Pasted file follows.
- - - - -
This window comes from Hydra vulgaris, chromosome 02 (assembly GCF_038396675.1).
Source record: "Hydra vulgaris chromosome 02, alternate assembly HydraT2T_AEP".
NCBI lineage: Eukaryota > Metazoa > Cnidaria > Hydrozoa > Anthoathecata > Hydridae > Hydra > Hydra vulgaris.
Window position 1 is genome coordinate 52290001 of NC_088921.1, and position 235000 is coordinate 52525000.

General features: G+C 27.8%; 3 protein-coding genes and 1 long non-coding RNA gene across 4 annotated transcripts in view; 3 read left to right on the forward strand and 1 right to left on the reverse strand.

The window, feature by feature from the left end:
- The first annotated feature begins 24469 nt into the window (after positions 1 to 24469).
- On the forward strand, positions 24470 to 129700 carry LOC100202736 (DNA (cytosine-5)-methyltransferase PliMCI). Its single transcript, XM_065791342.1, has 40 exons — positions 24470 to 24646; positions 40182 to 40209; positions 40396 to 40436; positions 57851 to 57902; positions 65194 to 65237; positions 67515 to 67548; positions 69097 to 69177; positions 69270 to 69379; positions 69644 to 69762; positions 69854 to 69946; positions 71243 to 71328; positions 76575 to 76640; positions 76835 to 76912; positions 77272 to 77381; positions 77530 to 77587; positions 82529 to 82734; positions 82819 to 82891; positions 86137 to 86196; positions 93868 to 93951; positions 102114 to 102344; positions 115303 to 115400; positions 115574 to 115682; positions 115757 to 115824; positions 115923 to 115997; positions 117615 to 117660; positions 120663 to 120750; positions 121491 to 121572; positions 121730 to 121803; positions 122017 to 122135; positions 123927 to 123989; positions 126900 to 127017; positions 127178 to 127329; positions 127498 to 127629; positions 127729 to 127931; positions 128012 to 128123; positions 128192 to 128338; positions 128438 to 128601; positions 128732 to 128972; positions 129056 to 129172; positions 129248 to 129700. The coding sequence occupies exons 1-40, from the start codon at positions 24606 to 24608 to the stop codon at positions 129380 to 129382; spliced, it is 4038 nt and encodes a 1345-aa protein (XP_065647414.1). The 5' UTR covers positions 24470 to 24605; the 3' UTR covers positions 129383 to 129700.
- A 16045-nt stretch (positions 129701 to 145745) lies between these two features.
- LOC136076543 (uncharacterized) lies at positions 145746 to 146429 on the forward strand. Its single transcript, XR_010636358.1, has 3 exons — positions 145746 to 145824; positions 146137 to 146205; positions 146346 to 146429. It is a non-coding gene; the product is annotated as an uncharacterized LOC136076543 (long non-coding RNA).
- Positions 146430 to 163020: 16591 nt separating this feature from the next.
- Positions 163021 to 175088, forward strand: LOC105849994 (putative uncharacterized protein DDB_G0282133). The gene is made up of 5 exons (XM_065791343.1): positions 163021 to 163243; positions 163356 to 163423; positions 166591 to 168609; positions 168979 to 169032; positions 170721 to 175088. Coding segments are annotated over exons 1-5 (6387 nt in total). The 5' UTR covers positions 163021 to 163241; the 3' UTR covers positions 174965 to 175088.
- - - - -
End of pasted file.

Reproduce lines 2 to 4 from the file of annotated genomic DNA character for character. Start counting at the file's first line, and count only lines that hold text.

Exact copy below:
Source record: "Hydra vulgaris chromosome 02, alternate assembly HydraT2T_AEP".
NCBI lineage: Eukaryota > Metazoa > Cnidaria > Hydrozoa > Anthoathecata > Hydridae > Hydra > Hydra vulgaris.
Window position 1 is genome coordinate 52290001 of NC_088921.1, and position 235000 is coordinate 52525000.